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Substack Reads: Marrying down, playing hard, and the beauty of no makeup
Guest editor Kim France shares her top recommended reads this week
Hello and welcome to Substack Reads, guest-edited by me,. This week, we’ve got Leah McLaren on what we notice as writers, Shannon Watts on the importance of play in our adult lives, and Katherine May on getting through winter’s pall.
On a makeup-free Pamela Anderson, and the power of no longer caring about being the prettiest girl in the room
Then came the photos from Paris Fashion Week: striking shots of Pamela Anderson with the glow of someone with purpose and poise, someone well-rested and hydrated and in control. She also, by no coincidence, was completely makeup-free. My Hand In Yours founder Jamie Lee Curtis remarked that this was the sounding bell of the natural beauty revolution, writing, “Pamela Anderson in the middle of Fashion Week, with so many pressures and postures, and and and, this woman showed up and claimed her seat at the table with nothing on her face. I am so impressed and floored by this act of courage and rebellion.”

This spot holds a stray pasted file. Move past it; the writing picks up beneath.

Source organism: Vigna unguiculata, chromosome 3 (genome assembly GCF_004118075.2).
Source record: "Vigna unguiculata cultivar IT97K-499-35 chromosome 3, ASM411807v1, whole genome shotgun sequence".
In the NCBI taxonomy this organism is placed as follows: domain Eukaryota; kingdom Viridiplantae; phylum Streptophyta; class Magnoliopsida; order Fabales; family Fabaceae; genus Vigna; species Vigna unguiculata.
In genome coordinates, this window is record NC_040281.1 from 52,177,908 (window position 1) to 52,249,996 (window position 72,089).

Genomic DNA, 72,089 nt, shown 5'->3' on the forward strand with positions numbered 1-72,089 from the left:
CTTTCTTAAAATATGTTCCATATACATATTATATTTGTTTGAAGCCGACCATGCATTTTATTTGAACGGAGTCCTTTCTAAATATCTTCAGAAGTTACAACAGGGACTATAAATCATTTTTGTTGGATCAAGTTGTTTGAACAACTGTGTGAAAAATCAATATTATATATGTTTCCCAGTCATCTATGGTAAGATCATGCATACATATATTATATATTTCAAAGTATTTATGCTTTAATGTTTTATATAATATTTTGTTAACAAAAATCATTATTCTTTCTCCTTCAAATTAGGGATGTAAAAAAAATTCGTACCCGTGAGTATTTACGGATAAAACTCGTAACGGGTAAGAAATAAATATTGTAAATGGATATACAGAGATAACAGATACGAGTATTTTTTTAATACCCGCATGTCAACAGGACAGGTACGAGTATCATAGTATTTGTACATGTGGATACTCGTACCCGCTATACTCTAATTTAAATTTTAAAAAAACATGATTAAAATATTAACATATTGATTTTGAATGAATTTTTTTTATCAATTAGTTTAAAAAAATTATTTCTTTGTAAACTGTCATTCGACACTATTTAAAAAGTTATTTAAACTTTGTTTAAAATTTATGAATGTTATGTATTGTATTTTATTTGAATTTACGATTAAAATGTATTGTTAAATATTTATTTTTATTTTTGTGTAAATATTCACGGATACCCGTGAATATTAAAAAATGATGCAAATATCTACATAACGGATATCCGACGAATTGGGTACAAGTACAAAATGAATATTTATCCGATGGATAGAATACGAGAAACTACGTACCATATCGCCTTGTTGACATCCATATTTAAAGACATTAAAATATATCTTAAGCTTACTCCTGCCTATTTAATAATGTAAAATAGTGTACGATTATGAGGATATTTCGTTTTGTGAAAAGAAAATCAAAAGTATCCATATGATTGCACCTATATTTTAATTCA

Author and speaker Shannon Watts writes on the importance of play in our adult lives, what exactly that means, and why you should not be afraid of it
I’ve been in Japan for the past two weeks relaxing, eating, walking and—yes—playing. I haven’t worried about work or the kids or my life back in the states. So it was apropos when I stumbled across this Picasso quote at a museum in Hakone: “It took me … a lifetime to paint like a child.”
Picasso spent his life working to become more playful. Yet so many adults—including myself—do the opposite. The older we get, the less playful we become. As an only child growing up in upstate New York in the 1970s, I spent my free time roaming the woods behind our house; I rode bikes with kids in the neighborhood; and I got lost in books for hours and hours (thank you, Lucy Maud Montgomery).
Songwriter and musician Amy Rigby on the freedom that comes from realizing you are definitively not young anymore